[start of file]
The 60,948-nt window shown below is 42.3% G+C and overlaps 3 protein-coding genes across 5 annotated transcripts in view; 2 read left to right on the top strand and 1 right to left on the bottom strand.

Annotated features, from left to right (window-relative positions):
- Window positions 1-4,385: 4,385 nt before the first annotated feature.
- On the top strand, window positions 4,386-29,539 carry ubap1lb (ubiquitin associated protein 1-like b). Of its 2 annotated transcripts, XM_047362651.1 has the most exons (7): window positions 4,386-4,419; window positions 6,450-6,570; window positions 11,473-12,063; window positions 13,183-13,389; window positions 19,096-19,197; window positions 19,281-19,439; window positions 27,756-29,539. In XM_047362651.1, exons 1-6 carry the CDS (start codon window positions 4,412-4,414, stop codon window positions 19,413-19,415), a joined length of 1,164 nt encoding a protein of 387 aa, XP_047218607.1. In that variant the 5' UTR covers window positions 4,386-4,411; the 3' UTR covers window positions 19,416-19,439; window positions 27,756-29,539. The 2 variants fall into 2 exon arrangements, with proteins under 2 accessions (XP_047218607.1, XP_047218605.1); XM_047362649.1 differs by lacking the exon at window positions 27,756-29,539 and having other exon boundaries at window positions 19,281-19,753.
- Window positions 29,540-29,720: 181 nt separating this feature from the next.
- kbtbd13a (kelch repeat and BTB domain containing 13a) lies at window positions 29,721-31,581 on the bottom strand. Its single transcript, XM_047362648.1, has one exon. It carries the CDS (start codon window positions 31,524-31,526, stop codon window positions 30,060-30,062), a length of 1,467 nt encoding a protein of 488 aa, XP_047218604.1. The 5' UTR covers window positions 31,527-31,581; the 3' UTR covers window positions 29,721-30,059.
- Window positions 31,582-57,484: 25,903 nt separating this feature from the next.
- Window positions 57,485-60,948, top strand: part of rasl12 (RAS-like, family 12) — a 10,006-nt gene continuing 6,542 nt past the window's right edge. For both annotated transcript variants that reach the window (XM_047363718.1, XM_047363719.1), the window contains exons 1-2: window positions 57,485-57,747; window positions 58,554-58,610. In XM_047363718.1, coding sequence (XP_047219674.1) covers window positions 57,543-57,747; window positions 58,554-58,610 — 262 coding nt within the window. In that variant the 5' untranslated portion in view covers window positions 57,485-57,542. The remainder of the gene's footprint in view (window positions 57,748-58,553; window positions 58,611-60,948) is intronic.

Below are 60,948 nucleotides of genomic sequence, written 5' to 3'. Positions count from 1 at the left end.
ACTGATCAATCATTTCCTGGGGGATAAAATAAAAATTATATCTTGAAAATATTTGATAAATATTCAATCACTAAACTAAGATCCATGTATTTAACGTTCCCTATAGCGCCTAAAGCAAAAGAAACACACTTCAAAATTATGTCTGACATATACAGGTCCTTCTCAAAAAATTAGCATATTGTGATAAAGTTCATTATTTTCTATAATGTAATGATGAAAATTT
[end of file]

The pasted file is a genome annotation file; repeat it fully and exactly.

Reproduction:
The 60,948-nt window shown below is 42.3% G+C and overlaps 3 protein-coding genes across 5 annotated transcripts in view; 2 read left to right on the top strand and 1 right to left on the bottom strand.

Annotated features, from left to right (window-relative positions):
- Window positions 1-4,385: 4,385 nt before the first annotated feature.
- On the top strand, window positions 4,386-29,539 carry ubap1lb (ubiquitin associated protein 1-like b). Of its 2 annotated transcripts, XM_047362651.1 has the most exons (7): window positions 4,386-4,419; window positions 6,450-6,570; window positions 11,473-12,063; window positions 13,183-13,389; window positions 19,096-19,197; window positions 19,281-19,439; window positions 27,756-29,539. In XM_047362651.1, exons 1-6 carry the CDS (start codon window positions 4,412-4,414, stop codon window positions 19,413-19,415), a joined length of 1,164 nt encoding a protein of 387 aa, XP_047218607.1. In that variant the 5' UTR covers window positions 4,386-4,411; the 3' UTR covers window positions 19,416-19,439; window positions 27,756-29,539. The 2 variants fall into 2 exon arrangements, with proteins under 2 accessions (XP_047218607.1, XP_047218605.1); XM_047362649.1 differs by lacking the exon at window positions 27,756-29,539 and having other exon boundaries at window positions 19,281-19,753.
- Window positions 29,540-29,720: 181 nt separating this feature from the next.
- kbtbd13a (kelch repeat and BTB domain containing 13a) lies at window positions 29,721-31,581 on the bottom strand. Its single transcript, XM_047362648.1, has one exon. It carries the CDS (start codon window positions 31,524-31,526, stop codon window positions 30,060-30,062), a length of 1,467 nt encoding a protein of 488 aa, XP_047218604.1. The 5' UTR covers window positions 31,527-31,581; the 3' UTR covers window positions 29,721-30,059.
- Window positions 31,582-57,484: 25,903 nt separating this feature from the next.
- Window positions 57,485-60,948, top strand: part of rasl12 (RAS-like, family 12) — a 10,006-nt gene continuing 6,542 nt past the window's right edge. For both annotated transcript variants that reach the window (XM_047363718.1, XM_047363719.1), the window contains exons 1-2: window positions 57,485-57,747; window positions 58,554-58,610. In XM_047363718.1, coding sequence (XP_047219674.1) covers window positions 57,543-57,747; window positions 58,554-58,610 — 262 coding nt within the window. In that variant the 5' untranslated portion in view covers window positions 57,485-57,542. The remainder of the gene's footprint in view (window positions 57,748-58,553; window positions 58,611-60,948) is intronic.

Below are 60,948 nucleotides of genomic sequence, written 5' to 3'. Positions count from 1 at the left end.
ACTGATCAATCATTTCCTGGGGGATAAAATAAAAATTATATCTTGAAAATATTTGATAAATATTCAATCACTAAACTAAGATCCATGTATTTAACGTTCCCTATAGCGCCTAAAGCAAAAGAAACACACTTCAAAATTATGTCTGACATATACAGGTCCTTCTCAAAAAATTAGCATATTGTGATAAAGTTCATTATTTTCTATAATGTAATGATGAAAATTT